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Grammar Schools debate
Intro – pleased to speak, first opportunity since resigning as Shadow Education etc. While I led opposition almost a year ago to government plans to open the so-called new annexe of a grammar school in Kent, I can’t quite believe that in 2016 Britain we are seriously contemplating a return to selection at 11 given all the progress we have made in education over the last 20 years.
Before I get the meat of this debate and why I believe grammar schools will take the agenda which the PM and SoS say they support – opportunity for everyone – backwards, I want to say something about the how we need to talk about the issue of “social mobility”
Too often social mobility is thought of in terms of plucking the one or two lucky ones out of disadvantage and taking them to the top – the so-called “council house to cabinet table” journey. This understanding is actually really unhelpful when looking at the deep-seated challenges our country and education system faces and the complex policy solutions required to overcome them.
Social mobility is and should be about people, starting as children, being able to make economic and social progress, unconfined by disadvantages they begin with, achieving to their full potential.
The barriers to this in Britain are many-fold. In education, the long-tail of underachievement and the educational attainment gap between the disadvantaged and their peers, which is now widening not narrowing, should be the focus of public policy, as it has been for last two decades. A concerted strategy for narrowing the skills gap and the productivity gap would boost social mobility for the many. And breaking down the social barriers in accessing opportunities in work and in life is also key.
None of these fundamental and deep-rooted problems are addressed by a policy which focuses entirely on the already high-attainers and, as we will debate more today, the already advantaged getting a more elite education.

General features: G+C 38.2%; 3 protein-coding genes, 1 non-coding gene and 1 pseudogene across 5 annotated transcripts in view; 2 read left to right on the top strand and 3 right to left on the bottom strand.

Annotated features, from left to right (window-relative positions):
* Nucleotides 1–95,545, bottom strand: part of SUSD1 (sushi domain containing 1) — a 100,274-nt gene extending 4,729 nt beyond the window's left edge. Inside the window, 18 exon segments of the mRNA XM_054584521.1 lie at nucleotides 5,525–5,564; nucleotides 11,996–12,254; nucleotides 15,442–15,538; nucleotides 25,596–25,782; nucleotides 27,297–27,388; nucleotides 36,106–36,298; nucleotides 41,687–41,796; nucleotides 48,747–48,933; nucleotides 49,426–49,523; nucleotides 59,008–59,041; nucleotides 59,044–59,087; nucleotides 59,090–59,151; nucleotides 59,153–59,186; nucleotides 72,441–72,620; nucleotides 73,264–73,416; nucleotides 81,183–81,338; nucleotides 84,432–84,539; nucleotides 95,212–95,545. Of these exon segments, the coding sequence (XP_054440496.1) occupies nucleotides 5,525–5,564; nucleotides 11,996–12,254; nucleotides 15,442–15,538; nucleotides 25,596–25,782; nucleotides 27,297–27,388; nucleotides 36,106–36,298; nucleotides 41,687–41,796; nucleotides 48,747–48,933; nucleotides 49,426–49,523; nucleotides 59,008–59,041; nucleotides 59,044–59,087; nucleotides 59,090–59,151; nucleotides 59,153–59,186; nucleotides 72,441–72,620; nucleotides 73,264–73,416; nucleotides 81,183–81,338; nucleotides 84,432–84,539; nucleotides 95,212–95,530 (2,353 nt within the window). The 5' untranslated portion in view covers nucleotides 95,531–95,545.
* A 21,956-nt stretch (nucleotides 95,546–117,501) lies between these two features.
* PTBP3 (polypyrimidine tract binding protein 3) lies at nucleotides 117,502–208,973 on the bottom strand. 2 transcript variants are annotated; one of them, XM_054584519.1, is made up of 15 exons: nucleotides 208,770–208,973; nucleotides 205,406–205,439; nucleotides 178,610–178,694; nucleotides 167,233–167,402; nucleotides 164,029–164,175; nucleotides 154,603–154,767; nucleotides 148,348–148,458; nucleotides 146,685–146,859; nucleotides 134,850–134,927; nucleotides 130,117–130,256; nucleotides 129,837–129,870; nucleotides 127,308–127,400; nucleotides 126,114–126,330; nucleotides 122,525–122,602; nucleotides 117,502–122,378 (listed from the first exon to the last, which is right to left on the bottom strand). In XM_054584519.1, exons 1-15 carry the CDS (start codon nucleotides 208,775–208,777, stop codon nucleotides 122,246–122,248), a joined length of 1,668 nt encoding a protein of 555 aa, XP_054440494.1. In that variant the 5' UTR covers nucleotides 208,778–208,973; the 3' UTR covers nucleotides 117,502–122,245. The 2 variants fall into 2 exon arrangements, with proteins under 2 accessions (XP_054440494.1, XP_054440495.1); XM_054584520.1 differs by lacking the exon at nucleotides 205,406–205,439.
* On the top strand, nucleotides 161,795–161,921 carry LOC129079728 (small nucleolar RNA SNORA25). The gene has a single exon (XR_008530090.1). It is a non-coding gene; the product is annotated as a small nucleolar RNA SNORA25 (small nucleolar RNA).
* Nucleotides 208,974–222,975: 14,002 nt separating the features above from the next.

The Prime Minister says she wants opportunities for everyone and says she wants, “every child to be able to get on as far as their talents and hard work will take them”. These are aims with which I would agree and I’m sure most of us in the House would agree. However, her means are all wrong. Not only would the reintroduction of grammar schools set this agenda backwards and be what the Chief Inspector of Schools describes as “retrograde”, but also the policies and interventions that we know DO work are also going backwards under this government.
Let’s look at both.
The problem with grammars
Firstly, on academic selection and the reintroduction of grammar schools, let’s look at the evidence which is clear.
Internationally, countries which make greater gains for children in the bottom half of the income distribution are comprehensive not selective system. That’s why, the OECD has concluded that “Countries with selective education systems, on average, perform less well than countries with more comprehensive education systems”.
Within England, the highest-performing boroughs are comprehensive. London, for example, outperforms both selective areas and the national average when it comes to both its top and bottom results at GCSE. In contrast, the attainment gap is worse than the national average in 8 out of 9 fully selective areas.